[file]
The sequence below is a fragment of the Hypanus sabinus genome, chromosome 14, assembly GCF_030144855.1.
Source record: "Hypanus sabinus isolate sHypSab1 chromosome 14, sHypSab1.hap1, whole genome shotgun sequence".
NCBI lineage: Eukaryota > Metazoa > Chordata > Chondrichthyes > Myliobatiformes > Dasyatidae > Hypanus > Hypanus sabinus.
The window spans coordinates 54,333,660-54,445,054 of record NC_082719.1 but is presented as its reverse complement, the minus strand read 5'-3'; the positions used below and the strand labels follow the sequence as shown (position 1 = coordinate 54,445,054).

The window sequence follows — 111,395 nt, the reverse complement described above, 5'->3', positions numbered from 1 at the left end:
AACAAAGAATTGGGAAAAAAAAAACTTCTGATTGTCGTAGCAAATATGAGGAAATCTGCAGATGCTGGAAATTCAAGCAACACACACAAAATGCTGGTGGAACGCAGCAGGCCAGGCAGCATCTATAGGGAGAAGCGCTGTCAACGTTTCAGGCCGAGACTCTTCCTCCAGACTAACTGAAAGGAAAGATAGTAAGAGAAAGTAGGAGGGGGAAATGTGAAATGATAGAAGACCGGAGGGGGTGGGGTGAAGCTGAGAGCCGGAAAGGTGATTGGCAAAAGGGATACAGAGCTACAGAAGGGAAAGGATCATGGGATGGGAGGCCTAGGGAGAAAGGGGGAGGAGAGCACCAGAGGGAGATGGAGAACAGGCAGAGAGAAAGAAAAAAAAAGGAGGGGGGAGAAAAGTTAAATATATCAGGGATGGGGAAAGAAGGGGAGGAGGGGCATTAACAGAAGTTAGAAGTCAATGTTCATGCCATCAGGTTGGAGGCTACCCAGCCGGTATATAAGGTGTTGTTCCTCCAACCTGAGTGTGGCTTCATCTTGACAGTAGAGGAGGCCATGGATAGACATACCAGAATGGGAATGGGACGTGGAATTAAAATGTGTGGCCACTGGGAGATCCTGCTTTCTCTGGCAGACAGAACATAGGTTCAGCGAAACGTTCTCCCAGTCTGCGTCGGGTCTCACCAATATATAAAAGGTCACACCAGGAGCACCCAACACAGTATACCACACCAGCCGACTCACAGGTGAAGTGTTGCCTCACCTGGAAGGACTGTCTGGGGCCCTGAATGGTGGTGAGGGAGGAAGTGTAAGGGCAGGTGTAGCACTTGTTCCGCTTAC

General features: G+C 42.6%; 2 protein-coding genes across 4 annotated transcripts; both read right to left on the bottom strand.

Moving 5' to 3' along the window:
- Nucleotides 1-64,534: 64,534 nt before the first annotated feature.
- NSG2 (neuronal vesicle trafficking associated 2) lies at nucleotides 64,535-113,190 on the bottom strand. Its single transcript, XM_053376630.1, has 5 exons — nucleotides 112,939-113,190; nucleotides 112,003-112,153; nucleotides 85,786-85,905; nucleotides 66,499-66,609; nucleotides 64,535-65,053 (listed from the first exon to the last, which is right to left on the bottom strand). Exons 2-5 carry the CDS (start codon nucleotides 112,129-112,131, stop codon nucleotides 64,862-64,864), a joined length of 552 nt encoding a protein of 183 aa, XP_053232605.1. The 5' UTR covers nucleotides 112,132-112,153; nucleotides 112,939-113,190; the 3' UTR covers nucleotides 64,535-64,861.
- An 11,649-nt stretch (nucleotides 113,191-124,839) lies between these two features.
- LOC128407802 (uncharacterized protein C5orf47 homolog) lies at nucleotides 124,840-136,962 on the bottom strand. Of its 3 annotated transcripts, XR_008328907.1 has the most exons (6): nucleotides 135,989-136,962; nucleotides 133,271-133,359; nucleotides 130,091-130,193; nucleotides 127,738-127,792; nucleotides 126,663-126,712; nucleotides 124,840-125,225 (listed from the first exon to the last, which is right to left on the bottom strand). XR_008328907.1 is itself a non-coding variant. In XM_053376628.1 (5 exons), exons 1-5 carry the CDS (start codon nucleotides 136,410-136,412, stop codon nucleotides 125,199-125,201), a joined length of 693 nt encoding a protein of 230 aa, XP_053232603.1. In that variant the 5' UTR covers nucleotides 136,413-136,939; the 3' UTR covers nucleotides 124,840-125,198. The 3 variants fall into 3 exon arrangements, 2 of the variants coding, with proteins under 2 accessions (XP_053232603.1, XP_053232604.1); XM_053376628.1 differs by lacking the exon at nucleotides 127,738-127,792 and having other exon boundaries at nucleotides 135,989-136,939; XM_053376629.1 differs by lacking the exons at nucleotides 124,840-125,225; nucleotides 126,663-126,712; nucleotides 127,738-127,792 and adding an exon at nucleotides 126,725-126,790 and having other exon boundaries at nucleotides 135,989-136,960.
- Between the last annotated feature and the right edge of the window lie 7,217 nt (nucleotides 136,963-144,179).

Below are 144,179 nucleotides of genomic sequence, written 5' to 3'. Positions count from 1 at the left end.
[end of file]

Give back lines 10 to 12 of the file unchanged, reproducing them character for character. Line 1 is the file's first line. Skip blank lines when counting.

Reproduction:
- NSG2 (neuronal vesicle trafficking associated 2) lies at nucleotides 64,535-113,190 on the bottom strand. Its single transcript, XM_053376630.1, has 5 exons — nucleotides 112,939-113,190; nucleotides 112,003-112,153; nucleotides 85,786-85,905; nucleotides 66,499-66,609; nucleotides 64,535-65,053 (listed from the first exon to the last, which is right to left on the bottom strand). Exons 2-5 carry the CDS (start codon nucleotides 112,129-112,131, stop codon nucleotides 64,862-64,864), a joined length of 552 nt encoding a protein of 183 aa, XP_053232605.1. The 5' UTR covers nucleotides 112,132-112,153; nucleotides 112,939-113,190; the 3' UTR covers nucleotides 64,535-64,861.
- An 11,649-nt stretch (nucleotides 113,191-124,839) lies between these two features.
- LOC128407802 (uncharacterized protein C5orf47 homolog) lies at nucleotides 124,840-136,962 on the bottom strand. Of its 3 annotated transcripts, XR_008328907.1 has the most exons (6): nucleotides 135,989-136,962; nucleotides 133,271-133,359; nucleotides 130,091-130,193; nucleotides 127,738-127,792; nucleotides 126,663-126,712; nucleotides 124,840-125,225 (listed from the first exon to the last, which is right to left on the bottom strand). XR_008328907.1 is itself a non-coding variant. In XM_053376628.1 (5 exons), exons 1-5 carry the CDS (start codon nucleotides 136,410-136,412, stop codon nucleotides 125,199-125,201), a joined length of 693 nt encoding a protein of 230 aa, XP_053232603.1. In that variant the 5' UTR covers nucleotides 136,413-136,939; the 3' UTR covers nucleotides 124,840-125,198. The 3 variants fall into 3 exon arrangements, 2 of the variants coding, with proteins under 2 accessions (XP_053232603.1, XP_053232604.1); XM_053376628.1 differs by lacking the exon at nucleotides 127,738-127,792 and having other exon boundaries at nucleotides 135,989-136,939; XM_053376629.1 differs by lacking the exons at nucleotides 124,840-125,225; nucleotides 126,663-126,712; nucleotides 127,738-127,792 and adding an exon at nucleotides 126,725-126,790 and having other exon boundaries at nucleotides 135,989-136,960.